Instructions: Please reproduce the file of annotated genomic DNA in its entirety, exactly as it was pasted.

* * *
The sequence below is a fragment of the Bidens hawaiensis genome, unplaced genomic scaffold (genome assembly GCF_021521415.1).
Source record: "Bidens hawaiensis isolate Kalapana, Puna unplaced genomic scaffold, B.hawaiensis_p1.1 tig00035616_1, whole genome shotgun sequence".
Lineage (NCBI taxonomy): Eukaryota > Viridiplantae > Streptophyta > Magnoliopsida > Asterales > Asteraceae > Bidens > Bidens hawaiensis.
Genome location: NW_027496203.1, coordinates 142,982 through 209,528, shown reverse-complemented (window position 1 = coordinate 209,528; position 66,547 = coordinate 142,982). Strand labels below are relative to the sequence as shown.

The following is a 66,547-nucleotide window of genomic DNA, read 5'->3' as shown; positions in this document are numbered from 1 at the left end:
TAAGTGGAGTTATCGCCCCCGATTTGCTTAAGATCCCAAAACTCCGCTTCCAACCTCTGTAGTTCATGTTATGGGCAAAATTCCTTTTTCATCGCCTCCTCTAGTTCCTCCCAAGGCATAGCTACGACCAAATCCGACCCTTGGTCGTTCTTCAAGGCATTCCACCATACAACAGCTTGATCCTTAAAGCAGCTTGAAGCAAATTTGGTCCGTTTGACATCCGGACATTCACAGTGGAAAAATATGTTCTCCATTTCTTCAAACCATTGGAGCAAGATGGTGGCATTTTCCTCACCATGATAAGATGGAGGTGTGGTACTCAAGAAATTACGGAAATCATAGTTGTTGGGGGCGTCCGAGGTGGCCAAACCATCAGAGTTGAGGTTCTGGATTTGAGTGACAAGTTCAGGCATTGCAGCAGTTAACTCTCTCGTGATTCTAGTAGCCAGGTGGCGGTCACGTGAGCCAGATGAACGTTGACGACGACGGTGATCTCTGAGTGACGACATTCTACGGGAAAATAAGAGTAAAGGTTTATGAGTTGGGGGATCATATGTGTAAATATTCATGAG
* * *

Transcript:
The sequence below is a fragment of the Bidens hawaiensis genome, unplaced genomic scaffold (genome assembly GCF_021521415.1).
Source record: "Bidens hawaiensis isolate Kalapana, Puna unplaced genomic scaffold, B.hawaiensis_p1.1 tig00035616_1, whole genome shotgun sequence".
Lineage (NCBI taxonomy): Eukaryota > Viridiplantae > Streptophyta > Magnoliopsida > Asterales > Asteraceae > Bidens > Bidens hawaiensis.
Genome location: NW_027496203.1, coordinates 142,982 through 209,528, shown reverse-complemented (window position 1 = coordinate 209,528; position 66,547 = coordinate 142,982). Strand labels below are relative to the sequence as shown.

The following is a 66,547-nucleotide window of genomic DNA, read 5'->3' as shown; positions in this document are numbered from 1 at the left end:
TAAGTGGAGTTATCGCCCCCGATTTGCTTAAGATCCCAAAACTCCGCTTCCAACCTCTGTAGTTCATGTTATGGGCAAAATTCCTTTTTCATCGCCTCCTCTAGTTCCTCCCAAGGCATAGCTACGACCAAATCCGACCCTTGGTCGTTCTTCAAGGCATTCCACCATACAACAGCTTGATCCTTAAAGCAGCTTGAAGCAAATTTGGTCCGTTTGACATCCGGACATTCACAGTGGAAAAATATGTTCTCCATTTCTTCAAACCATTGGAGCAAGATGGTGGCATTTTCCTCACCATGATAAGATGGAGGTGTGGTACTCAAGAAATTACGGAAATCATAGTTGTTGGGGGCGTCCGAGGTGGCCAAACCATCAGAGTTGAGGTTCTGGATTTGAGTGACAAGTTCAGGCATTGCAGCAGTTAACTCTCTCGTGATTCTAGTAGCCAGGTGGCGGTCACGTGAGCCAGATGAACGTTGACGACGACGGTGATCTCTGAGTGACGACATTCTACGGGAAAATAAGAGTAAAGGTTTATGAGTTGGGGGATCATATGTGTAAATATTCATGAG